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The World's Largest Marijuana Stock Is Heading to the Nasdaq

The legal cannabis industry is budding before consumers' and investors' eyes. According to Marijuana Business Daily's report entitled "Marijuana Business Factbook 2017," legal weed sales in the U.S. are expected to jump by 45% in 2018 and by around 300% as an aggregate between 2016 and 2021. If these estimates prove accurate, the U.S. market could account for $17 billion in legal marijuana sales by 2021. That's the type of growth that investors have had a hard time ignoring.

Beyond sales, we're also witnessing a clear shift in the way consumers think about pot. What was once a taboo topic now is a mainstream discussion happening in legislatures and households around the country. In Gallup's October 2017 poll, favorability toward national legalization soared to 64%, which represents its highest level in nearly 50 years of survey-taking. A separate poll conducted by the independent Quinnipiac University in August found that an overwhelming 94% of respondents favored legalizing medicinal marijuana compared to only 4% who opposed the idea.

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This shift in opinion is a big reason why we've seen 29 states legalize medical cannabis since 1996 and nine states greenlight recreational marijuana. In fact, a handful of states have moved forward with legalization efforts entirely at the legislative level -- i.e., without putting the measure to vote on a ballot.

Nevada is setting the standard for recreational marijuana sales

One of the more recent states to have legalized cannabis for recreational use (in November 2016) is the Silver State, Nevada. Though four other states also legalized adult-use pot in the November 2016 election, Nevada was the first to open its doors to consumers on July 1, 2017. Since doing so, Nevada has been selling adult-use weed at a record-setting pace.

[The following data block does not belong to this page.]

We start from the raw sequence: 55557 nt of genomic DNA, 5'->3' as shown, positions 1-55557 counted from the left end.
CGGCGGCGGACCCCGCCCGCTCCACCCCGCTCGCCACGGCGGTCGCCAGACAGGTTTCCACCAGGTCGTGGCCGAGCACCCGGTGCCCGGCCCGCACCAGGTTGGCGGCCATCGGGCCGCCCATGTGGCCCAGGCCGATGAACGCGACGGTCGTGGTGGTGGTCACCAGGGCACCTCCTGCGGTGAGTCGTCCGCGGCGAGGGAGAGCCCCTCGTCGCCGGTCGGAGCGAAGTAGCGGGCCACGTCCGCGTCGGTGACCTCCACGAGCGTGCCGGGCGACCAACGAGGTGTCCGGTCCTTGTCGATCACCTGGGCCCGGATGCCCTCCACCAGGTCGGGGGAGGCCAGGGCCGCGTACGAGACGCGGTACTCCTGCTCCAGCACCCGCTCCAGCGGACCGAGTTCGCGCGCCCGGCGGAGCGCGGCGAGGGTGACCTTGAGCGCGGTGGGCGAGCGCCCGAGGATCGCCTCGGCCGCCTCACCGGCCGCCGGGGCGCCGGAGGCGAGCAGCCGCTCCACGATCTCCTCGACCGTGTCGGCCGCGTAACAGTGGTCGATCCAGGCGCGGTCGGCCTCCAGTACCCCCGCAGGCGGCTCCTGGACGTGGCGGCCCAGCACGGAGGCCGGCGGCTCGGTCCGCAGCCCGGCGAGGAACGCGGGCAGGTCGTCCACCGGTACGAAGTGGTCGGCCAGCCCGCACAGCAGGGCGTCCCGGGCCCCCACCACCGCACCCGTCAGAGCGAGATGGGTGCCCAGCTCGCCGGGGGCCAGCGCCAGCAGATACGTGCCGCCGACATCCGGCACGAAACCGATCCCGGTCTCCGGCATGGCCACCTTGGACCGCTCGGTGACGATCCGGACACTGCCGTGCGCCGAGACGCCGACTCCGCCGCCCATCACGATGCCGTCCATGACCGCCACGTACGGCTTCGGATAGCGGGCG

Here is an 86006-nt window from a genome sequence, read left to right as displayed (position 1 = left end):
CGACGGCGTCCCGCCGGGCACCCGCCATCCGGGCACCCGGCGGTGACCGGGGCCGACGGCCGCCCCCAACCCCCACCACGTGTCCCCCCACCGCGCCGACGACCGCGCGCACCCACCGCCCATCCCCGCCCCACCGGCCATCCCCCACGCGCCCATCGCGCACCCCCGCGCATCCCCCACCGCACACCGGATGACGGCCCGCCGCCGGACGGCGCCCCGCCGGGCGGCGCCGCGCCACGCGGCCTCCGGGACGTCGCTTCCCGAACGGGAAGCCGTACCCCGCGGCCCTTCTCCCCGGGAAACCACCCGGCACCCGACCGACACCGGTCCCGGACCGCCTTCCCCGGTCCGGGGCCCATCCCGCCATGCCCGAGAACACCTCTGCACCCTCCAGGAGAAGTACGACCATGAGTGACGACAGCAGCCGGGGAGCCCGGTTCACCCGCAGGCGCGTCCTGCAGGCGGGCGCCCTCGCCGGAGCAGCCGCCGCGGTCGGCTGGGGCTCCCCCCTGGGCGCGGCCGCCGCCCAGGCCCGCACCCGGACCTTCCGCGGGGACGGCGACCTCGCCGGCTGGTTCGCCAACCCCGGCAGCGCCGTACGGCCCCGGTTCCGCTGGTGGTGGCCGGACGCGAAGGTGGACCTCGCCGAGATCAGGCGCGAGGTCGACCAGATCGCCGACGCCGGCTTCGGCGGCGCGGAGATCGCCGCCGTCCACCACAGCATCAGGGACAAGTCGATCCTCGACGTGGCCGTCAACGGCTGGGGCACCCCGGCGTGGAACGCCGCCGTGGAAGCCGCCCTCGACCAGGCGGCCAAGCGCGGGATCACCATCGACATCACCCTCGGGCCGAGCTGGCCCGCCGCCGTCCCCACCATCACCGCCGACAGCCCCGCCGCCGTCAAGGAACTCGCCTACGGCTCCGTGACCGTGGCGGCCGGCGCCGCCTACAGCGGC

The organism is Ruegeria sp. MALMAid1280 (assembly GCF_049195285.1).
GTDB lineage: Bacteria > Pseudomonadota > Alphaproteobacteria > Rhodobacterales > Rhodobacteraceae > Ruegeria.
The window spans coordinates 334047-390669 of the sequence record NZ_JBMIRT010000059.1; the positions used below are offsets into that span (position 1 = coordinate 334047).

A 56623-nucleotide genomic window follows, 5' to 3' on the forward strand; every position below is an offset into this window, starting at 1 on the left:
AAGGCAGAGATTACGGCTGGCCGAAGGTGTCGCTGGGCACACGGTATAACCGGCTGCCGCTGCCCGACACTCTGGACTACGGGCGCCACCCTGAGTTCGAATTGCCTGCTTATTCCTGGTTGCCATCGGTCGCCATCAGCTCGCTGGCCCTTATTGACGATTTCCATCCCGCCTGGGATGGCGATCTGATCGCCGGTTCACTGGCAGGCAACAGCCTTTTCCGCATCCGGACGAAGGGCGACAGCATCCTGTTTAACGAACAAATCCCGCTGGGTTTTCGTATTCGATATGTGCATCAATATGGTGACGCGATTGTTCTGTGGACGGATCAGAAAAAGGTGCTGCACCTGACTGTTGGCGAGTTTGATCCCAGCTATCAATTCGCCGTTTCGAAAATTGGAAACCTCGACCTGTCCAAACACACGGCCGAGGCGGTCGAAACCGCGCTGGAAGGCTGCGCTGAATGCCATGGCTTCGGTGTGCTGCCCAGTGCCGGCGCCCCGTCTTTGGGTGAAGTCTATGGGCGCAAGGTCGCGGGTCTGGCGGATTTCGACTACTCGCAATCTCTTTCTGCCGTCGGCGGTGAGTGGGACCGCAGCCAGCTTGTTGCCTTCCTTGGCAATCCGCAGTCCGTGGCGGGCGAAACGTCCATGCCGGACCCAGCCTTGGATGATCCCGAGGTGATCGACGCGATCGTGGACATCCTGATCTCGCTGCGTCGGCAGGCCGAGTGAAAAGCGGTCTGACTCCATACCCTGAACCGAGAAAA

According to data collected by Marijuana Business Daily, Nevada sold $195 million worth of recreational cannabis during its first six months of sales. By comparison, Washington state and Colorado, which were the first two states to have legalized recreational weed back in November 2012, sold a respective $67 million and $114 million in their first six months. In other words, Nevada's recreational-marijuana sales have set the standard for any subsequent state to beat.

Why have Nevada's adult-use weed sales rocketed out of the gate more quickly than Washington's and Colorado's? First, Nevada had an early-start program in place that allowed licensed dispensaries to sell adult-use cannabis while the rules and regulations of the recreational-weed program within the state were being hashed out.

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Secondly, Nevada was able to observe what worked and didn't work from Washington and Colorado acting as industry "guinea pigs." This made its own recreational launch that much smoother.

And finally, Nevada is home to a massive tourist industry, thanks predominantly to Las Vegas. This isn't to say that tourists aren't heading to Washington or Colorado, but when it comes to top-tier U.S. destinations, Sin City is usually high on the list. Early sales data shows that recreational sales have yet to increase for two months in a row, demonstrating just how important (and lumpy) the tourism industry has been for sales in the early going.

The U.S. is mostly a no-go zone for marijuana investors